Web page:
Who’s hot and who’s not: Steve Borthwick takes over England reins while Bernard Laporte’s career in ruins

Adam Kyriacou
Who's hot and who's not image 19 December 2022.jpg

It’s time for our Monday wrap of who has their name in lights and who is making the headlines for all the wrong reasons after the weekend.


Steve Borthwick: The inevitable happened today when Borthwick was unveiled as the new England head coach, this after a few weeks of discussions and negotiations with his club Leicester Tigers. Borthwick’s reputation has grown and grown since he took over at Tigers and turned them from strugglers into Premiership champions, playing some exciting rugby in the process. Now he’ll return to the England set-up, but this time in the hot-seat as he attempts to turn around the Red Rose, with a Six Nations looming large and World Cup thereafter.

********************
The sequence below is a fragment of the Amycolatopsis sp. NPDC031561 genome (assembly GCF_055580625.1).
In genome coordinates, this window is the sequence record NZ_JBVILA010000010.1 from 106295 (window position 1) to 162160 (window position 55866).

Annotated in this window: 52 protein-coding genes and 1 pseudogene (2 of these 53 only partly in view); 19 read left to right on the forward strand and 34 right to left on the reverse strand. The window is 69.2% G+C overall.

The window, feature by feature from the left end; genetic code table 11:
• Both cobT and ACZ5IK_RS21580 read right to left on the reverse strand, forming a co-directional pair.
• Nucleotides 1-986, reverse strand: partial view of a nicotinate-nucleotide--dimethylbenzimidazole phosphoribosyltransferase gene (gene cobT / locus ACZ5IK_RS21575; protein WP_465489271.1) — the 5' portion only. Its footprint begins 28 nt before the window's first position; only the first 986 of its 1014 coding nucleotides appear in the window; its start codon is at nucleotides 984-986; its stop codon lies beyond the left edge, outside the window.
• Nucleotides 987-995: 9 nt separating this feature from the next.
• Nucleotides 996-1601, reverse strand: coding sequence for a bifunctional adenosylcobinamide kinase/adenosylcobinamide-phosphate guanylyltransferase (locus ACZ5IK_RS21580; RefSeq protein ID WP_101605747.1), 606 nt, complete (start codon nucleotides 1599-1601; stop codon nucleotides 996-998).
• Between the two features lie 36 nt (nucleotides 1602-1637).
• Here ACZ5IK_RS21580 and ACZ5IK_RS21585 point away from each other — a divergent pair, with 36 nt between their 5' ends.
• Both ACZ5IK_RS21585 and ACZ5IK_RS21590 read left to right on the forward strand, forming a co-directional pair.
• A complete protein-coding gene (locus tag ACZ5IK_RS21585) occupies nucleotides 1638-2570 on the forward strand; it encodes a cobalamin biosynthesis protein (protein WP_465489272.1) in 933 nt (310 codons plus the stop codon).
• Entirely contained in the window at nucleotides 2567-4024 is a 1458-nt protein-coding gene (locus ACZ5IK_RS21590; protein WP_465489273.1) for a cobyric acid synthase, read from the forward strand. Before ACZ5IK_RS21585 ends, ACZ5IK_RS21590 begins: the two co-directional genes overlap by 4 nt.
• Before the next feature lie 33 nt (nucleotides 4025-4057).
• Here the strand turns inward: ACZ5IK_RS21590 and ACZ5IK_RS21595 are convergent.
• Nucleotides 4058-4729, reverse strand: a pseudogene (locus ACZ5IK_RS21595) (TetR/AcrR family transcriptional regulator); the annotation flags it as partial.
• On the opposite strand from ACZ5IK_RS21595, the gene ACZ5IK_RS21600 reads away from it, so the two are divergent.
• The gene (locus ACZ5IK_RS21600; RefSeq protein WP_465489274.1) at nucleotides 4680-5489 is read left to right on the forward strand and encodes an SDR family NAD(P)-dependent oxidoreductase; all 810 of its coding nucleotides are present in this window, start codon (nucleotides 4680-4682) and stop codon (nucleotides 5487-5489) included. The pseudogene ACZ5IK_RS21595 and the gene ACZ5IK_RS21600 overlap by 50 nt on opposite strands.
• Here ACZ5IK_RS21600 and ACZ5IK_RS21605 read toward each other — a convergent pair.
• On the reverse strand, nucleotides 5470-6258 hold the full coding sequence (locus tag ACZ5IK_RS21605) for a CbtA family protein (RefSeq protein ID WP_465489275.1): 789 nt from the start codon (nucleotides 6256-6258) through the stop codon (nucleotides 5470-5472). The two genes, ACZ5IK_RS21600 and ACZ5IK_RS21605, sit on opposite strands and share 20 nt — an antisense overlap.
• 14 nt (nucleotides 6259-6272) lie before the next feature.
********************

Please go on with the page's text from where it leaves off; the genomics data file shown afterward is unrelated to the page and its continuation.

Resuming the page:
Luke Cowan-Dickie: The England international came into Exeter Chiefs’ run-on side for their Champions Cup encounter against the Bulls and showed his class as he scored a deserved hat-trick in the Premiership outfit’s 44-14 triumph. The Montpellier-bound hooker showed the Sandy Park faithful what they will be missing as he hit the ground running and took the fight to the team from Pretoria. The 29-year-old scored his first try off the back of a lineout drive after just 16 minutes before crossing the whitewash again just after the hour-mark. Early in the second half, the Exeter Chiefs captain took a tap penalty deep inside the Bulls’ 22 and powered past three defenders to seal his hat-trick.

Munster’s defence: That was some defensive effort from Munster at Franklin’s Gardens on Sunday as they kept Northampton at bay. The 17-6 victory was a classic wet-weather win from Graham Rowntree’s men as the visitors did the basics well, took the points when they were on offer and barged over thanks to two Gavin Coombes tries. Most crucially though, Munster’s defence was rock solid as time and again in the second half they frustrated Northampton, who had the try-line at their mercy. No wonder Rowntree was delighted with this showing.